Presidents Just Don’t Understand
Michael Calderone, Politico: “Barack Obama hasn’t yet made a statement on the death of Michael Jackson, which was confirmed around 7 p.m. last night.”
Susan Davis, WSJ: “Obama, a music aficionado, has not released a written statement since news of Michael Jackson’s death broke late Thursday afternoon.”
Katie Connolly, Newsweek: “And he was black, so it seemed reasonable to expect the first black president to have a few heartfelt words.”
Jocelyn Vena, MTV: “Although President Obama held a press conference on Friday (June 26), no one asked him for his reaction to the news of Michael Jackson’s death on Thursday in Los Angeles.”
Mark Knoller, CBS: “Though President Obama regards Michael Jackson as a ‘spectacular performer’ and ‘a music icon,’ the White House did not issue a formal written statement on his passing.”
Matthew Cooper, Atlantic: “I don’t have my copy of ‘Dreams From My Father’ at hand to know if the 44th president mentions Jackson but it’s hard to imagine that he didn’t have a disc to take with him to Occidental or Columbia.”
Andrew Malcolm, LAT: “Despite the nation’s pop paralysis over the death of sad singer Michael Jackson, the Democratic National Committee’s Change Commission begins its complicated work tomorrow of reforming the procedures, timing and rules of that party’s convention delegate selection process.”
I never have any success with links but here’s a morsel of Republican goodness to enjoy with your morning coffee.
Benedick’s URL doesn’t work, but I Googled “naked mayor” and the saga of Mark Musselwhite enjoying the flow of God’s fresh air over his unclothed body came right up. The site that must not be mentioned here has a long and very funny quote from the arresting ranger’s report.
@lynnlightfoot: that search also gets you a Canadian ginger-haired mayor posing for her hubby in her office. Not much to do up there, eh?
Right. Iran may end up as another Pakistan, N Korea is thinking of bombing Sacramento and the president needs to be on TV around the clock advising us on how to grieve properly for a drug-addicted dancer and child fondler. As soon as he mentions it, these same fucktards will be asking what is this unwholesome fascination the president has with this child molester?
@FlyingChainSaw: Operation White Elephant: Our hideously expensive and barely functional theater missile defense system and alien invasion-grade radar system have been deployed to Hawai’i in advance of the Long Dong test this week.
Hmmm. The Tapeodong-2 has some V-2 and Scud in its family tree.
I guess the Murrican press was distracted by the fact that even former Korean president Kim Dae Jung referred to our “loss of a world hero” with Jacko’s final moonwalk.
I’ve spent some time trying to look at this Michael Jackson stuff critically; I googled all the videos of his top 80s stuff, re-watched some classic Jackson 5 stuff, and even spent ten minutes or so with one of the 24/7 cable spews channels last night. MJ could sing, dance and charm as a kid; later he could (mostly) sing and dance, but there was little personal charm. Even his dancing was, however athletic and beautifully choreographed, pretty much just angular leg thrusting and crotch grabbing. Couple that with the jerry curls, the skin whitening and the insistence on the look that I refer to as “pansy gangster”, and he really wasn’t much of anything “real” after the age of, say 15.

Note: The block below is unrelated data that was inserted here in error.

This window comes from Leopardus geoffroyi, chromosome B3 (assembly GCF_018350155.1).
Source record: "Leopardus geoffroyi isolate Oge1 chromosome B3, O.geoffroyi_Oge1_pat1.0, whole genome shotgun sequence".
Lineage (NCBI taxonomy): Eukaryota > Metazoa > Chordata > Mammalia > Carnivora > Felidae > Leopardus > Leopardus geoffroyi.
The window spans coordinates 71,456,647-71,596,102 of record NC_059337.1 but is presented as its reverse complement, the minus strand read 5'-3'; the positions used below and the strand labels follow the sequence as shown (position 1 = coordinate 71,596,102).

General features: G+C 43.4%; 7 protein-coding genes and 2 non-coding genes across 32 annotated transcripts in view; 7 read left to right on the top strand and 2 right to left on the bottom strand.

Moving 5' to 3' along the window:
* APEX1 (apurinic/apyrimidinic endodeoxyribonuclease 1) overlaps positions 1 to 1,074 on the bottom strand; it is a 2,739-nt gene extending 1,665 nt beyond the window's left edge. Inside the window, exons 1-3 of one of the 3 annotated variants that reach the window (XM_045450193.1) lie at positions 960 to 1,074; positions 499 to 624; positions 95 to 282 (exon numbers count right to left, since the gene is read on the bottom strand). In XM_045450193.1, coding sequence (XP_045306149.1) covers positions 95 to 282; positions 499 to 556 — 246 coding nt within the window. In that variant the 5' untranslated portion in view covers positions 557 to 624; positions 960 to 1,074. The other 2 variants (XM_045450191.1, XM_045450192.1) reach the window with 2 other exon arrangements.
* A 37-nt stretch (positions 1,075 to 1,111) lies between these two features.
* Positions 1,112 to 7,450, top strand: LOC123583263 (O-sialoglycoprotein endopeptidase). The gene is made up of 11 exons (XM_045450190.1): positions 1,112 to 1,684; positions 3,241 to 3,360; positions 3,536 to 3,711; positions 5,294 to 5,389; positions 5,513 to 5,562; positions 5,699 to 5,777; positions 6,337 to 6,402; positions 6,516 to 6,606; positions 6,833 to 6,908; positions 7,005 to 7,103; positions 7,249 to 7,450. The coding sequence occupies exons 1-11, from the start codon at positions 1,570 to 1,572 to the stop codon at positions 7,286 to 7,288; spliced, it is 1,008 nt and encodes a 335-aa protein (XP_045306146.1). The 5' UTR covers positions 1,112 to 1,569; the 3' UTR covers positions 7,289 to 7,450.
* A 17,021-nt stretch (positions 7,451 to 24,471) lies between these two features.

@Nabisco: ‘Pansy Gangster’. Excellent. Though shouldn’t it be Pansy Gangsta?
I gotta agree with Chainsaw, Barry’s got some bigger headaches to deal with.
@FlyingChainSaw: Right you are, as always, with “as soon as he mentions it . . . what is this unwholesome fascination . . .?”
@redmanlaw: I think all of them have some V-2 in the heritage. Cf Gravity’s Rainbow.
@Nabisco: Some call it vogueing.
That was the early rap on Janet as well: Too angular, too stiff, too forced. Give the dude credit — or rather, give Quincy credit — for selling a gazillion albums, but Michael Jackson is as relevant today as a hair-metal band. He had his moment, and then the world moved on.
In between wetting his pants Thursday, Keef mentioned that Jackson himself came up with “King of Pop,” which is a masterful bit of marketing. And it reminds me of a story about the 2000-ish MTV Awards, when somebody casually introduced him as the “Performer of the Millennium.” Jackson thought that was real, and was confused when nobody handed him a statue.
And since I’m really cranky about all this…
MTV premiered on August 1, 1981.
“Beat It” premiered on MTV on March 31, 1983.
Which makes a grand total of twenty months before Michael Jackson broke the MTV “color barrier.” Not counting J.J. Jackson, of course.
@nojo: And let’s not forget that he’s been ‘Wacko Jacko’ to most of these same foaming inconsolables for how many years?
@Benedick Ahnuhld: The “Black or White” video premiered November 14, 1991. My judgment can certainly be disputed, but I think that’s the last time anybody actually gave a shit.